Then the 1980s hit. Independents disappeared. Super-conferences formed. And the balance of power in college basketball began to look suspiciously like the balance of power in college football.

The death knell came in 1991, when Miami, Virginia Tech, West Virginia, Temple and Rutgers joined the Big East, effectively diluting the last basketball-first conference and setting the stage for what would soon be known as the Power Six.

When the Big 12 formed five years later, the transformation was complete. Football interests had sapped college basketball of its parity, remaking amateur hoops in its own monolithic, intrinsically exclusive image.

In essence, Big Football had created Big Basketball. And by the time Jesus Shuttlesworth was choosing schools in 1998, it's no coincidence that a fictitious "Big State" was the leading candidate for his services.

In the 10 years beginning with the 1991-92 season, 23 different teams made the NCAA Final Four. With the exception of Cincinnati—who would eventually join the Big East—every single one was either a state school or a member of the Power Six.

The names read like a roll call of power conference royalty:

Indiana, Michigan, Cincinnati, Duke, Kansas, Kentucky, North Carolina, Arizona, Arkansas, Florida, Oklahoma State, UCLA, Massachusetts, Mississippi State, Syracuse, Minnesota, Stanford, Utah, Ohio State, Michigan State, Connecticut, Wisconsin, Maryland.

(The only exception in spirit was Marcus Camby's 1996 Massachusetts team, and even John Calipari would tell you that the Minutemen were a flash in the pan.)

That's the grim preface from which Gonzaga emerged in 1999—a decade of utter dominance by schools flush with football gate receipts and mega-conference TV deals. The playing field had never been so tilted, which is part of what makes Gonzaga's success so remarkable.

Gonzaga was the first school outside the Power Six to build something more substantial than a one-player, one-tournament fluke, clearing the path for Butler, VCU, Wichita State, Xavier and every other upstart-turned-stalwart of the past decade. Not only were those schools able to recruit the caliber of athlete necessary to thrive, but AP voters and committee members had to take them seriously in light of Gonzaga's continuing prosperity.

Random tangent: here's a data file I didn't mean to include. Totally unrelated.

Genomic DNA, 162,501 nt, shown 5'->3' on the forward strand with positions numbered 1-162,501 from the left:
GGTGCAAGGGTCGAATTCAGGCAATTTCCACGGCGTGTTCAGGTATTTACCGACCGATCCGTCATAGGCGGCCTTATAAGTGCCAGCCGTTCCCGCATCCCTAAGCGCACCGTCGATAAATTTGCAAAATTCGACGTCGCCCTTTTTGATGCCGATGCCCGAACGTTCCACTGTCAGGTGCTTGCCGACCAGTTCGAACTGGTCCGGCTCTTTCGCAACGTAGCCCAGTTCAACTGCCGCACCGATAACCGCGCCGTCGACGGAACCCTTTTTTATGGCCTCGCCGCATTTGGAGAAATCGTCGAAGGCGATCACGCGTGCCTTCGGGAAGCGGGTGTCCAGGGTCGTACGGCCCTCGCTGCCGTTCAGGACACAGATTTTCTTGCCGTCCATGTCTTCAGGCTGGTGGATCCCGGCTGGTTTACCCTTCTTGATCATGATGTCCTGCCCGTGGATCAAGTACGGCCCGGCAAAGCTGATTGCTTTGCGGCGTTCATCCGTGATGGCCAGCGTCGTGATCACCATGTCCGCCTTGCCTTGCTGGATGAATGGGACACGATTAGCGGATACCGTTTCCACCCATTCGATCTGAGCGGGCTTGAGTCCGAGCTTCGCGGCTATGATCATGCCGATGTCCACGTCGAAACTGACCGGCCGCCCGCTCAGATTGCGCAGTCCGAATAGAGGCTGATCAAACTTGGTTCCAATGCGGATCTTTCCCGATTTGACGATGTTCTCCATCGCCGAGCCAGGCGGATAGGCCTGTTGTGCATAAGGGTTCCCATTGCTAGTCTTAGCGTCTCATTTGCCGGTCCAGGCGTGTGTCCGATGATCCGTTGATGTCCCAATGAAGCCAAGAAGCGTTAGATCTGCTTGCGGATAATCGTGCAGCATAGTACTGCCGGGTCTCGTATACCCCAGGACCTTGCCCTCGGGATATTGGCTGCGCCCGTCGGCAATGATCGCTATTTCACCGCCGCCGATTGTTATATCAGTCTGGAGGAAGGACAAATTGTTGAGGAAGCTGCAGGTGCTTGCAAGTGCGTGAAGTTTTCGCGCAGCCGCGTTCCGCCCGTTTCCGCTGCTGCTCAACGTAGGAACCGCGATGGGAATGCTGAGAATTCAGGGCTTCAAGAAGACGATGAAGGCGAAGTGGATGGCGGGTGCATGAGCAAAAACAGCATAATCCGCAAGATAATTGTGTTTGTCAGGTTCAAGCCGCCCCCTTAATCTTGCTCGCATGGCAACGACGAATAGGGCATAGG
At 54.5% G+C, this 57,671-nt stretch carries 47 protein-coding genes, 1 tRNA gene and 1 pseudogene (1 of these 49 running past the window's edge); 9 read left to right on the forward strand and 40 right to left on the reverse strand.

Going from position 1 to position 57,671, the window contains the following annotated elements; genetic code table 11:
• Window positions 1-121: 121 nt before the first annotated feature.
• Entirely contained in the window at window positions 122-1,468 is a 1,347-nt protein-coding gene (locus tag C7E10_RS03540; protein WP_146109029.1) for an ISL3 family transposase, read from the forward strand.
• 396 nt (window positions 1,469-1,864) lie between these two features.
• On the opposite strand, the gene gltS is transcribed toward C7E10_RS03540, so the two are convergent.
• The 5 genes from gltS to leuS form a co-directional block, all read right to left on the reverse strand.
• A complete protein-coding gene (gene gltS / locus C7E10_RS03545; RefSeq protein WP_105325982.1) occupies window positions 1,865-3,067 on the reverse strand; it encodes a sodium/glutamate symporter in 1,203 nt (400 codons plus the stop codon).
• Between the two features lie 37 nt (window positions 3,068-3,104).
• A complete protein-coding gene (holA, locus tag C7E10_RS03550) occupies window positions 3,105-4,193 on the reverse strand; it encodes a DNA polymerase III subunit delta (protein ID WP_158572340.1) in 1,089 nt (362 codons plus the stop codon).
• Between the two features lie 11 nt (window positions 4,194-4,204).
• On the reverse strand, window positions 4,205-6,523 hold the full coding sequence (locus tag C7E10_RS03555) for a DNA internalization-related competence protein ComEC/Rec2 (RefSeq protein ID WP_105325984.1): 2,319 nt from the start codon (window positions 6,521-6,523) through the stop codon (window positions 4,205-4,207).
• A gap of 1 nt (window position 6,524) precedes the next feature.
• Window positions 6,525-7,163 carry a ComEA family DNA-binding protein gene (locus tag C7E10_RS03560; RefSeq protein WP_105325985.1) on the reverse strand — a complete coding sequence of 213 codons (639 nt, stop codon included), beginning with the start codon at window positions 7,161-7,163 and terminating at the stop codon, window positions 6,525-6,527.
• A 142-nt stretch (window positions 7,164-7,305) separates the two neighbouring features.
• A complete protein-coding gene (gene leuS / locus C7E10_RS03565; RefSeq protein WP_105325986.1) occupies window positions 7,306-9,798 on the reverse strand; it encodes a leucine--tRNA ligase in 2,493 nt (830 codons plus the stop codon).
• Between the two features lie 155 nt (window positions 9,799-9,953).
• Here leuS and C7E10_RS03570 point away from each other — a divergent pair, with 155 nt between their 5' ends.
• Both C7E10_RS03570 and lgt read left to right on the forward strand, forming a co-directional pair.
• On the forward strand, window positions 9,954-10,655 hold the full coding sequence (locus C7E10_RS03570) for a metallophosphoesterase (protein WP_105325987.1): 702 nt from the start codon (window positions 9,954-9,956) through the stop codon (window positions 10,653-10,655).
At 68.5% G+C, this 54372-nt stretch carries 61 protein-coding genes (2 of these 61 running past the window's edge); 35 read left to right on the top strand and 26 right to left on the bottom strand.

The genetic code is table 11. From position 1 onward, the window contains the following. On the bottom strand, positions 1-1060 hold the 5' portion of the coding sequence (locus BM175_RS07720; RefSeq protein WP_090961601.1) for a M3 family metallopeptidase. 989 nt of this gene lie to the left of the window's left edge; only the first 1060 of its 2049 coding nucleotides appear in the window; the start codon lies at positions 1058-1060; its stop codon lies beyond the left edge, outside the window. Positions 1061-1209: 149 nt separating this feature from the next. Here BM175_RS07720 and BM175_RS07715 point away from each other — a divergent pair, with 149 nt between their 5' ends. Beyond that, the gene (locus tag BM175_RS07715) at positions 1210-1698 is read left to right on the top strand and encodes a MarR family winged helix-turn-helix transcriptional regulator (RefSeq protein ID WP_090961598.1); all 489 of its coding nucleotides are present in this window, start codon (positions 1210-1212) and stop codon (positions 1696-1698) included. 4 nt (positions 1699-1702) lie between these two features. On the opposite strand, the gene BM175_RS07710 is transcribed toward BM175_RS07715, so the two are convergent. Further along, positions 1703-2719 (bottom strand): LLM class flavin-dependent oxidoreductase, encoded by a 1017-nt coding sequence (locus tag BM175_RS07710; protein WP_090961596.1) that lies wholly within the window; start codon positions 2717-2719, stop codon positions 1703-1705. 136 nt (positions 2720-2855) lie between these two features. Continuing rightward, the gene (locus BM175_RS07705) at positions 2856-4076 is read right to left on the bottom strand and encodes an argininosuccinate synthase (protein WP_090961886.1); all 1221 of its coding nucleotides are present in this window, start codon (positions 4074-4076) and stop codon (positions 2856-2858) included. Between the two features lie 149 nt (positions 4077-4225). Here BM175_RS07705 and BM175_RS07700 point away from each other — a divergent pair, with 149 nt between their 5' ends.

Even mighty football has been infected with a mutant strain of the mid-major revolution. Boise State, TCU, Hawaii, Utah and others have made such a mess of the BCS—a cabal designed to uphold the status quo and line in the pockets of the major conferences—that college football must now reluctantly embrace a tournament-style playoff system, one not unlike the system through which Gonzaga first made its name.

Without the brackets of March, there would be no brackets of January—and for once, it is football who must yield to powers beyond its control.

Gonzaga reaching No. 1 is the final-stage manifestation of a greater movement in college athletics, a reminder that paths to prosperity still exists for teams outside the FBS monopoly and a sign that the tent of basketball contenders might someday resemble its former dimensions.

From modest March inroads, Gonzaga's footprint in the world of amateur sport has grown large and lasting—the tracks of a true giant.

At last, the slipper no longer fits.